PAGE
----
Bob Dudley calls time on his role as BP boss

BP is on the brink of a new era after long-standing chief executive Bob Dudley announced he would be stepping down from the role, to be replaced by the oil major’s current head of exploration and production Bernard Looney.

Since taking the top job in the wake of the 2010 Deepwater Horizon disaster in the Gulf of Mexico, Dudley guided BP’s recovery from the brink of bankruptcy.

The company was forced to make major asset sales to pay for more than US$60 billion in legal and clean-up costs following the largest oil spill in US history.

Dudley also had to contend with the oil price crash of 2014, which squeezed margins across the energy sector and led to a further streamlining of BP’s operations in order to ensure the company’s survival in a low crude price environment.

BP has since recovered from these lows and expanded its production arm through major acquisitions, including the $10.5 billion deal to buy BHP’s US shale assets in 2018 – the biggest deal struck by the company in 20 years.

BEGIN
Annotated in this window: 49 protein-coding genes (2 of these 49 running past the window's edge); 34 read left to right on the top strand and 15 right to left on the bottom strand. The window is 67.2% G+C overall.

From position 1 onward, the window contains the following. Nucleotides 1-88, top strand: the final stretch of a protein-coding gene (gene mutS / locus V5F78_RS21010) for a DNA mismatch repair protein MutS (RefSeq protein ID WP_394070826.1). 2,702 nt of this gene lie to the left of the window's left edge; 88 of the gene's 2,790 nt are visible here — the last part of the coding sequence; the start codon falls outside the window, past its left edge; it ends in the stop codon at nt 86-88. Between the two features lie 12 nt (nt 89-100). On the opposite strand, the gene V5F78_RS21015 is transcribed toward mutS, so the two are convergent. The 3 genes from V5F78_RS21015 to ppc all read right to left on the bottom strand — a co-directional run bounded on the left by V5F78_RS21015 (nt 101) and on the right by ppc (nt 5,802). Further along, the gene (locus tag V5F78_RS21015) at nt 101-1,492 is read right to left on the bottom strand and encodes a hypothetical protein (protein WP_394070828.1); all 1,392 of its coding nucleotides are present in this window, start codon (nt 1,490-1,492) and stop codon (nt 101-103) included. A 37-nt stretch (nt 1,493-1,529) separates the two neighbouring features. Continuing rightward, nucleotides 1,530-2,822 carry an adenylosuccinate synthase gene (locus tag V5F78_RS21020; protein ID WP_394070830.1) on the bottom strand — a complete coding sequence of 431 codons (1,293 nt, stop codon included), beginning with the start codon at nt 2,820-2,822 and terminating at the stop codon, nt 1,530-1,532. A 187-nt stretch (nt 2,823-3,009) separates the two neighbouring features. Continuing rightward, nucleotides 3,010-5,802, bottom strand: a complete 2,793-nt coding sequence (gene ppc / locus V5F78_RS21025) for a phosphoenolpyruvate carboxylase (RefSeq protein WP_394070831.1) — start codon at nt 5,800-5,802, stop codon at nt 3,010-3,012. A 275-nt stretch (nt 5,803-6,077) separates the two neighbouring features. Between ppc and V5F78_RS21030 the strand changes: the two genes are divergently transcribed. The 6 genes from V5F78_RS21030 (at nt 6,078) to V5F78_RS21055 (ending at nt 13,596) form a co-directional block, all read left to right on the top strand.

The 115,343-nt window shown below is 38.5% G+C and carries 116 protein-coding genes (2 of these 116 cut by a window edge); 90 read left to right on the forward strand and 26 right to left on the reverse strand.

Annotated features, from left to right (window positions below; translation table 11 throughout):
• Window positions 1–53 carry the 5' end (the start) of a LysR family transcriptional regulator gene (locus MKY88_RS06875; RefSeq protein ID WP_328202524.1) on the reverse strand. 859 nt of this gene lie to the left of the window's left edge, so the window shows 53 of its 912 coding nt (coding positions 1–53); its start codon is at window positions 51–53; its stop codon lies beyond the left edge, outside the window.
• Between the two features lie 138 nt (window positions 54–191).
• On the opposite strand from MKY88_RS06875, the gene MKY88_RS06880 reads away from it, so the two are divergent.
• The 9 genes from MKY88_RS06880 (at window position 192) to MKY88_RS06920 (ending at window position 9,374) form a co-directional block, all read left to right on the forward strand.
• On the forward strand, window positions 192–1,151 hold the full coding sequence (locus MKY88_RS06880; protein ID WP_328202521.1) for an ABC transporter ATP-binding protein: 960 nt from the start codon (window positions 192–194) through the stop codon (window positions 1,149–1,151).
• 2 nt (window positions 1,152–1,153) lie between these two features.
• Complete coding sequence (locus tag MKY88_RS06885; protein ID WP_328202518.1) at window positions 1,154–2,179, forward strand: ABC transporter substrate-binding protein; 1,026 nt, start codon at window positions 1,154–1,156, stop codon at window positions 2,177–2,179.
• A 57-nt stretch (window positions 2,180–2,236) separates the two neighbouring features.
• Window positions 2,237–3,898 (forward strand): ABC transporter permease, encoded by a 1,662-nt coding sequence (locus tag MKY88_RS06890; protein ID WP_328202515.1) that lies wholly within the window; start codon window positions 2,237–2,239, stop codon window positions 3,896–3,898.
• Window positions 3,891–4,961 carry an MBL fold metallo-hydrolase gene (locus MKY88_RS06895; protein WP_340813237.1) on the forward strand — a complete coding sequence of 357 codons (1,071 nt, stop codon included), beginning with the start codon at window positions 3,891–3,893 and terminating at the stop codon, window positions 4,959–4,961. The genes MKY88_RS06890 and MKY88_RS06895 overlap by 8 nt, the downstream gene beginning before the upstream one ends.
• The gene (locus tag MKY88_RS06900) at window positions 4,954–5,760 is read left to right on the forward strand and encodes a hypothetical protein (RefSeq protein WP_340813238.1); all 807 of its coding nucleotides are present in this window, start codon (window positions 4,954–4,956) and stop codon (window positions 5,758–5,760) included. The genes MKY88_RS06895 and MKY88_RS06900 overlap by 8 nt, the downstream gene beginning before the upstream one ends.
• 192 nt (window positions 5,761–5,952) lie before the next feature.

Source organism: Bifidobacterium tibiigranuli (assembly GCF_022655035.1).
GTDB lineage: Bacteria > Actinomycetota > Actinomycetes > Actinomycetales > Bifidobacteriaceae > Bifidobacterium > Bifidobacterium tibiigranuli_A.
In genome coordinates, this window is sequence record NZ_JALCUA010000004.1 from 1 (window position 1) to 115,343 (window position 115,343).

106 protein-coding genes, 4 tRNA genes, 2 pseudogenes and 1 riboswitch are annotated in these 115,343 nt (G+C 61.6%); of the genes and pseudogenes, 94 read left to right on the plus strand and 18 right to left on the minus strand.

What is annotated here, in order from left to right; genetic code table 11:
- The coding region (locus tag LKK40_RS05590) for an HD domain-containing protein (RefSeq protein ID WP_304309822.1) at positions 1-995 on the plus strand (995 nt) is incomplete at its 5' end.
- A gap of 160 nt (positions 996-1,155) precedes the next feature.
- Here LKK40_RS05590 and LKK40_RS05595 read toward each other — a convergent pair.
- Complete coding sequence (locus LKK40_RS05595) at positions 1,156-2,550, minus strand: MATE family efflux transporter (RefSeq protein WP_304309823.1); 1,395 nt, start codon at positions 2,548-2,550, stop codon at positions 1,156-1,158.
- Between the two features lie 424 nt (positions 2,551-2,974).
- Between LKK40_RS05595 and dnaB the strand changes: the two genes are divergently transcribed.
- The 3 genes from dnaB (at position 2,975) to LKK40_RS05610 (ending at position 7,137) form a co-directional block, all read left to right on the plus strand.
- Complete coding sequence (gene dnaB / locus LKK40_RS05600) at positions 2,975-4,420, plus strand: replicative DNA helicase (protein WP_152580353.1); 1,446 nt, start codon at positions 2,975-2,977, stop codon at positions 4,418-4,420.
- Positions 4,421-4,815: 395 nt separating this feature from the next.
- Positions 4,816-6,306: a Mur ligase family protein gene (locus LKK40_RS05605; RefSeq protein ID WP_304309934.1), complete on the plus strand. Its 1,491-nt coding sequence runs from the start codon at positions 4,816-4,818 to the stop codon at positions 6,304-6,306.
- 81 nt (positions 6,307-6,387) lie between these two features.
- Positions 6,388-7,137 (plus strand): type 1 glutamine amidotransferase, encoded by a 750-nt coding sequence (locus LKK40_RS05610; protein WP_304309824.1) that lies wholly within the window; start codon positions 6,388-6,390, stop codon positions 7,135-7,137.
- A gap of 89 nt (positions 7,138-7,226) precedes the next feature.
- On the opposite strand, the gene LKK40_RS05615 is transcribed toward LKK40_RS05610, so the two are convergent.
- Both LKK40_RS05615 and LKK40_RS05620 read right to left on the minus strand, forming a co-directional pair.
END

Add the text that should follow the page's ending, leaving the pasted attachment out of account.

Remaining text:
49-year old Irishman Looney will take over from Dudley in February next year, having run BP’s upstream business since 2016. During this time, he has led the company into new countries such as Mauritania and Senegal. He first joined BP in 1991 as a drilling engineer.

On Friday, Lund said: “[Mr Dudley] was appointed chief executive at probably the most challenging time in BP’s history. He has led the recovery from the Deepwater Horizon accident, rebuilt BP as a stronger, safer company and helped it re-earn its position as one of the leaders of the energy sector.”